And that’s exactly what she did, while also giving her first international piano concert debut in Vienna and earning her Artist’s Diploma at the Vienna Conservatory. In addition to raising five children, teaching them another language, and earning international acclaim for her talented piano performances, our Sister also performed on the Queen Elizabeth II cruise ship from 1972 to 1980, earned her Master of Arts degree from UNC-Greensboro, pursued graduate studies at the University of Maryland, and later taught at Queens College, the Community School of the Arts, and UNC-Charlotte.
High Purpose and Helpfulness
It was in the early 1990s that she became engaged with the Chi Omega national organization. At the time, Chi Omega was embarking on its first fundraising campaign to raise money to build the beautiful Executive Headquarters in Memphis, Tn.
“I did a concert at Queens College in Charlotte, invited the Charlotte alumnae chapter, and gave the proceeds of the ticket sales to Executive Headquarters’ fundraising campaign. It was a big success!” Further highlighting her spirit of “high purpose and helpfulness,” Harriette continued. “I’ve actually been able to do a lot of fundraising with my music. In fact, a few days ago I was thinking if I were in a little better shape I should go to one of the hotels downtown in Charlotte, put a little glass bowl on a piano, and play so people could donate money to the victims of Hurricane Maria in Puerto Rico. They need a little money right now.”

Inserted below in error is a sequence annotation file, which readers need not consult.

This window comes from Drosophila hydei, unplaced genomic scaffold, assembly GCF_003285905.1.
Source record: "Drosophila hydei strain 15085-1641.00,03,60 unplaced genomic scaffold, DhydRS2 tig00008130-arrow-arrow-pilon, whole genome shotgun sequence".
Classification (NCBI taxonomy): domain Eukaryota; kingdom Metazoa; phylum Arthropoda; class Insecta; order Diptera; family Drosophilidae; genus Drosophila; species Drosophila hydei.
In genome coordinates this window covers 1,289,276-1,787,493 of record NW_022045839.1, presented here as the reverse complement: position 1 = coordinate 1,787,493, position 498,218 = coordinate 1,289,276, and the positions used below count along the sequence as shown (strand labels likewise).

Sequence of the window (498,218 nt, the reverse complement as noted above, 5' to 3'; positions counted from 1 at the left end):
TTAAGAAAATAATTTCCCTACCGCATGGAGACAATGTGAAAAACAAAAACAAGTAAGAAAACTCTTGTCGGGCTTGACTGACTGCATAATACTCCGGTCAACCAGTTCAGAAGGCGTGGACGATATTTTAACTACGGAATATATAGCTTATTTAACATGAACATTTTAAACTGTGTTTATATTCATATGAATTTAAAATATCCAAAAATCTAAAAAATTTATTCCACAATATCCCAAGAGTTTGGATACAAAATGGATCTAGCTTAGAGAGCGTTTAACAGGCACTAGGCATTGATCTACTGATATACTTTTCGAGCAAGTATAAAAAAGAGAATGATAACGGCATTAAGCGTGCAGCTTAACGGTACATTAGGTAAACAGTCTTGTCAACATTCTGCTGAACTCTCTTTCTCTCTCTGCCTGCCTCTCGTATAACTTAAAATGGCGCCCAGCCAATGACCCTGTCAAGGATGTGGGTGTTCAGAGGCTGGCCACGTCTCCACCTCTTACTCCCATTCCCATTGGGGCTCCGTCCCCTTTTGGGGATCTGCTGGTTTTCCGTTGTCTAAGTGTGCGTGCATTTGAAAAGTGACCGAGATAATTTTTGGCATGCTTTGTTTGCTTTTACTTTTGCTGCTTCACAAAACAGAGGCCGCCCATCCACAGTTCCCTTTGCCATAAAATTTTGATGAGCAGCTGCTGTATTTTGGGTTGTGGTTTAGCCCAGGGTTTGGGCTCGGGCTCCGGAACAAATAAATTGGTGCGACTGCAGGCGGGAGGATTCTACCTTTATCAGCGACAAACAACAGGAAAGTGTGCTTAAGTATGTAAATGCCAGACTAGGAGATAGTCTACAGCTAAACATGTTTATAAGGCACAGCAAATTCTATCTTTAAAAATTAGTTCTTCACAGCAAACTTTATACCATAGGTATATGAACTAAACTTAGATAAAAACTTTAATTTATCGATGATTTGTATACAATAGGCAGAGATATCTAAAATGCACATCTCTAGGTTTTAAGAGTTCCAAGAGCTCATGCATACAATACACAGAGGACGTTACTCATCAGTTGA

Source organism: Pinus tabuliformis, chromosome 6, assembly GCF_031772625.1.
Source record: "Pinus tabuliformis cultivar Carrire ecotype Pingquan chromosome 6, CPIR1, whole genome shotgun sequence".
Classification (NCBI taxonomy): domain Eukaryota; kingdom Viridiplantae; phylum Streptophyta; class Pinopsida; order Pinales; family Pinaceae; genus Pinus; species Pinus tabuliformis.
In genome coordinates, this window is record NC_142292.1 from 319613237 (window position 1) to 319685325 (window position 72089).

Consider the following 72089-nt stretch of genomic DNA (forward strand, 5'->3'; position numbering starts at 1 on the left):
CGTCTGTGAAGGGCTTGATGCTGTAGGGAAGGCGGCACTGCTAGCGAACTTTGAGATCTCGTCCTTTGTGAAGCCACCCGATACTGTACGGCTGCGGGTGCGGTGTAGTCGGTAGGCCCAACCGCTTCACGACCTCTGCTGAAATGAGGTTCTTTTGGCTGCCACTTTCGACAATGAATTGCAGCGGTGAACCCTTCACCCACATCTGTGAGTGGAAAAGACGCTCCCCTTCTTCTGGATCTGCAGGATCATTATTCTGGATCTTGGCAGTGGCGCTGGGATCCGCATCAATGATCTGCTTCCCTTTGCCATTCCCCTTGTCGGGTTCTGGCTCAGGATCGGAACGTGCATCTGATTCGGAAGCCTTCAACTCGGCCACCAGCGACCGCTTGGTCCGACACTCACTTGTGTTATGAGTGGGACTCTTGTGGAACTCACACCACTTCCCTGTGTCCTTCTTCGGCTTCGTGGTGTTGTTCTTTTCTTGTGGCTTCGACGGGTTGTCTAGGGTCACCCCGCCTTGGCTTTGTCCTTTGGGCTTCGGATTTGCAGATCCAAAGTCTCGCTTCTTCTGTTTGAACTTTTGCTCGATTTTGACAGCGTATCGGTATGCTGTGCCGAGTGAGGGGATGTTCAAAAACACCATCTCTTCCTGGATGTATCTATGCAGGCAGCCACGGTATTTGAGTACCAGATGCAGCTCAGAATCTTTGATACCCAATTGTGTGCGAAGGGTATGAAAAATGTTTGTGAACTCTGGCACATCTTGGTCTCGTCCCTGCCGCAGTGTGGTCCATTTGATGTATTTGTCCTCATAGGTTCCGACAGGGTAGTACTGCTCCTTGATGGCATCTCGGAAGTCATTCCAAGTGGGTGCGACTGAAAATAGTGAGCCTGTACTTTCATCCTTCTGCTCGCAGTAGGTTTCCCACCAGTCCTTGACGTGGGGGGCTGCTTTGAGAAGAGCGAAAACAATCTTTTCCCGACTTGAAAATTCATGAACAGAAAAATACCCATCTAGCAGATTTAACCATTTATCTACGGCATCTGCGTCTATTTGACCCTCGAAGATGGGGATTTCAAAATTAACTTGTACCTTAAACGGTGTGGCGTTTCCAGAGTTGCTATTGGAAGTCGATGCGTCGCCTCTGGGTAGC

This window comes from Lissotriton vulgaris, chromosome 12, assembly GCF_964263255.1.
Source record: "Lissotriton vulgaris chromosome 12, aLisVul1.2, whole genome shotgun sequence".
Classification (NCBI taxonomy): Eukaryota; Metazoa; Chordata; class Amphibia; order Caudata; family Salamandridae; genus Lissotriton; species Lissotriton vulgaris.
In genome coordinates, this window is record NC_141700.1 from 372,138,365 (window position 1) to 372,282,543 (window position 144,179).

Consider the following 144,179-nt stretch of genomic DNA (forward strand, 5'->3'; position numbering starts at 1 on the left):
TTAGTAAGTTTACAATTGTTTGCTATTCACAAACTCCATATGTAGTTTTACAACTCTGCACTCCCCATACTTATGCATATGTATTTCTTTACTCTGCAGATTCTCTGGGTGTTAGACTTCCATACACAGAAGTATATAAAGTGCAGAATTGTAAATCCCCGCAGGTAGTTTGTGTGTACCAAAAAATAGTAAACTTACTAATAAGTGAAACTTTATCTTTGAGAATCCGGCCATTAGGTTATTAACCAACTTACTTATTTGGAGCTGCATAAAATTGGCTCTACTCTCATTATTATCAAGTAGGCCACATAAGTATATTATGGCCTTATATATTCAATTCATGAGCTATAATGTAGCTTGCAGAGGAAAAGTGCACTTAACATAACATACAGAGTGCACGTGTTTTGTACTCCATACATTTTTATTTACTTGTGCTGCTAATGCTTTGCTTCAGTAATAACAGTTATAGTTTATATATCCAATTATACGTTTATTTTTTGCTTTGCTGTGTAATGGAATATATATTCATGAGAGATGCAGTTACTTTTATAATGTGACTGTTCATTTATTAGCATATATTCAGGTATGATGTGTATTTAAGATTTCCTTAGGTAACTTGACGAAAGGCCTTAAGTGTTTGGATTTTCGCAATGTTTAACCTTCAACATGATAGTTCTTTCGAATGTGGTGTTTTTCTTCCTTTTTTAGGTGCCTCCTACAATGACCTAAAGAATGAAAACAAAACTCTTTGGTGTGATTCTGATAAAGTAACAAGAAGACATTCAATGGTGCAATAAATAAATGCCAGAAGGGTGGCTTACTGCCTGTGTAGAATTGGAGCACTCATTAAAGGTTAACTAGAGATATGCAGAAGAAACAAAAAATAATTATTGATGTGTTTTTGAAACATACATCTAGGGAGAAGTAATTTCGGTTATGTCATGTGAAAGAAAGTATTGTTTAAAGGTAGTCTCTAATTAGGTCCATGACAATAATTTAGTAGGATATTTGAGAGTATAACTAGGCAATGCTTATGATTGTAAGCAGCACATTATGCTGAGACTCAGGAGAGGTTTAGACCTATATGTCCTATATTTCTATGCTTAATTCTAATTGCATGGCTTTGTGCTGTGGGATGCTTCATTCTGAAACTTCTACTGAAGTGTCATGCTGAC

And while on the topic of fundraising, it wasn’t until she was 74 years old that she began competitively running, for which she is best known.
“I was with my church choir and there was a woman fundraising for a race for The Leukemia and Lymphoma Society. Everyone in my family has died from cancer, so I thought – I can do that! That was in 1999, and I didn’t walk the marathon – I ran! I’ve run out in San Diego nearly every year since. In 2015, I was 92 and that was the year I broke the record for being the oldest woman to run a marathon. And now they want me to be in the Guinness book…oh, what do you call that? The Guinness Book of World Records. They want me to send all of these certificates and get affidavits that I actually did this – it’s going to be in there.”
It’s worth noting that Harriette’s marathon time in the San Diego race was 7:24:36 and she ran while wearing white tights to cover the open wounds on her legs caused by radiation treatments for squamous cell carcinoma. This wasn’t her first battle with cancer, either; she had been diagnosed with several reoccurrences of oral cancer, her first diagnosis in 1986.
Her family has been incredibly supportive of her running.